While the authors acknowledge this shortcoming in the study design, the omission severely skews the conclusion. In fact, the flavor ban has been far from successful, as sales in both New Hampshire and Rhode Island experienced double-digit growth—almost making up for the entire decrease in Massachusetts.
That's just the legal sales.
Profile in courage, Cornhusker edition. National Review's John McCormack highlights the pushback of one GOP senator's rebuttal of the Republican National Committee's reference to the "Democrat-led persecution of ordinary citizens who engaged in legitimate political discourse" in the recent formal censure of Reps Liz Cheney and Adam Kinzinger.
Nebraska GOP senator Ben Sasse issued a brief statement in response to the censure: “January 6th was not ‘legitimate political discourse’ and I’ll say it again: It was shameful mob violence to disrupt a constitutionally-mandated meeting of Congress to affirm the peaceful transfer of power.”
In response, RNC spokesmodel Ronna McDaniel gasped, sputtered and pointed to this Federalist article: Only 10 Percent Of J6 Committee Subpoenas Relate To The Capitol Riot.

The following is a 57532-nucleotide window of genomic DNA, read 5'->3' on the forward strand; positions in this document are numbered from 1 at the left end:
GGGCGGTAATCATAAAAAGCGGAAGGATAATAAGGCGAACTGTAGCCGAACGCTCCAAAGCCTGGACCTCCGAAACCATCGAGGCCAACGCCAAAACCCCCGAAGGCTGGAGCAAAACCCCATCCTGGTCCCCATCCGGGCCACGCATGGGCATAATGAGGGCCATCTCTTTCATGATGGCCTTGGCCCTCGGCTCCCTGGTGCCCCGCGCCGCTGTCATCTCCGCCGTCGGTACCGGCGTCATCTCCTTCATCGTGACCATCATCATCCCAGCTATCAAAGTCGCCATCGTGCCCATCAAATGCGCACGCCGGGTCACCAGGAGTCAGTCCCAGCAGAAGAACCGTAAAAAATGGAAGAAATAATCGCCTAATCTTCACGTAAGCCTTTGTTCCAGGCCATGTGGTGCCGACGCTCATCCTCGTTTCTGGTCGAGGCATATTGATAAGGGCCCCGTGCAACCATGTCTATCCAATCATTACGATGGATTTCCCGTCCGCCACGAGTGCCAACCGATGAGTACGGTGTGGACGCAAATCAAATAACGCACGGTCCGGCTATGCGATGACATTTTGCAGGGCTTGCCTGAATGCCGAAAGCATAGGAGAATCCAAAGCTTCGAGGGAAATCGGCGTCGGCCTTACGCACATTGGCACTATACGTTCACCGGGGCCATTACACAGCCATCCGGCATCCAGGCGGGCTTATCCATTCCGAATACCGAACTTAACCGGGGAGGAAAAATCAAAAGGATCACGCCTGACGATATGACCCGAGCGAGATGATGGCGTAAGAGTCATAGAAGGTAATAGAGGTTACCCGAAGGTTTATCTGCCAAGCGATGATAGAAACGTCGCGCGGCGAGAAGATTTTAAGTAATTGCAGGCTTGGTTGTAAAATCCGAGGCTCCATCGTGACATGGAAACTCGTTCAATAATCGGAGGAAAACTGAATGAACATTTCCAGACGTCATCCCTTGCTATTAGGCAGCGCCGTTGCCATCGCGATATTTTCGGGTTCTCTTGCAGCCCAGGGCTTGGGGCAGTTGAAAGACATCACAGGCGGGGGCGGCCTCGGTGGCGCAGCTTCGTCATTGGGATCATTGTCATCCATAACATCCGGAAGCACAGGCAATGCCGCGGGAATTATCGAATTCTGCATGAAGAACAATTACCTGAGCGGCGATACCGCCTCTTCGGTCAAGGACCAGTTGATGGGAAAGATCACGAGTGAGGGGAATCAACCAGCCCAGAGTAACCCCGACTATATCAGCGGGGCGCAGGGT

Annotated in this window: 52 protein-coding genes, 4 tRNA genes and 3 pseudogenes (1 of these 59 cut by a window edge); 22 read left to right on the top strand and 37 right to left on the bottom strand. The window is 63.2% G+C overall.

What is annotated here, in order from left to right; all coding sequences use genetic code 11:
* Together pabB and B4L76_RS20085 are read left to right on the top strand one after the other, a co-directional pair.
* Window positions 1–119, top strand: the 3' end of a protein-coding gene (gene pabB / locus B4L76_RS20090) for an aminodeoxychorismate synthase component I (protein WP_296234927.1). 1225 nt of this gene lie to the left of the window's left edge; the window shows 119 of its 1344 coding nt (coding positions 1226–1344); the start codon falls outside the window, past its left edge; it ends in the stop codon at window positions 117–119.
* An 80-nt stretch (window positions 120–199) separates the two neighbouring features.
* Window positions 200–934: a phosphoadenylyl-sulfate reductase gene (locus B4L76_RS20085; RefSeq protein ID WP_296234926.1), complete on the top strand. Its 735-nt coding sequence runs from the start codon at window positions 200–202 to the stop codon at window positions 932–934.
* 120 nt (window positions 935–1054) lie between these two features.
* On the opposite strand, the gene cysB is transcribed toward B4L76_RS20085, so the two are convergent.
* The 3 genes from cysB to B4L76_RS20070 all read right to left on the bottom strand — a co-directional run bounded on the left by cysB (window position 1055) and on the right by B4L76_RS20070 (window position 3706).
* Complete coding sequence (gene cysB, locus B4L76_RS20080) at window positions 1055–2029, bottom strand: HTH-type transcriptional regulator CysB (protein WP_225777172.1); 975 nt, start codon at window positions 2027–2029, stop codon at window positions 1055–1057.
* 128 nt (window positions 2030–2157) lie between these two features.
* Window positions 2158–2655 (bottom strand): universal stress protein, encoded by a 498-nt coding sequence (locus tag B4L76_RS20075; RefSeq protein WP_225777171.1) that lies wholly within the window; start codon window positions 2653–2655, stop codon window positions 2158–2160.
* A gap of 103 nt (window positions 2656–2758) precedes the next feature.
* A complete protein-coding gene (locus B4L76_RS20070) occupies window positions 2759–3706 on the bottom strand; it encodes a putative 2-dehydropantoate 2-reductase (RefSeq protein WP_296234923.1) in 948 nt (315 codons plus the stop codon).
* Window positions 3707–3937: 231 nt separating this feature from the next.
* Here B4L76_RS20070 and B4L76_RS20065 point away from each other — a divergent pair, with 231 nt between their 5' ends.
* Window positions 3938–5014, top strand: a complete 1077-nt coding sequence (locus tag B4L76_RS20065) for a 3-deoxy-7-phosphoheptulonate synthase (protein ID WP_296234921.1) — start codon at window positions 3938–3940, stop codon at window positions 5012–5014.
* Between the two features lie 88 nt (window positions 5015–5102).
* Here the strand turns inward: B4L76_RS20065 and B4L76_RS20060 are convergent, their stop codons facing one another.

Pino's interpretation of the Federalist article:
[T]he censure’s reference to “persecution” of “ordinary citizens” was apparently intended to refer to subpoenas sent by the January 6 committee to people such as Steve Bannon, the organizers of the January 6 “Save America Rally” outside the White House, and John Eastman. The January 6 committee has also subpoenaed members of Congress and White House officials — including Kevin McCarthy, Mark Meadows, and Ivanka Trump — who were in touch with President Trump on January 6.
I'm entirely convinced that Democrats are blowing up January 6 out of proportion to its actual significance.
I'm also entirely convinced that (most) Republicans are devoted to minimizing it, out of blind loyalty to Trump. Sasse (as usual) is a lonely voice of sanity.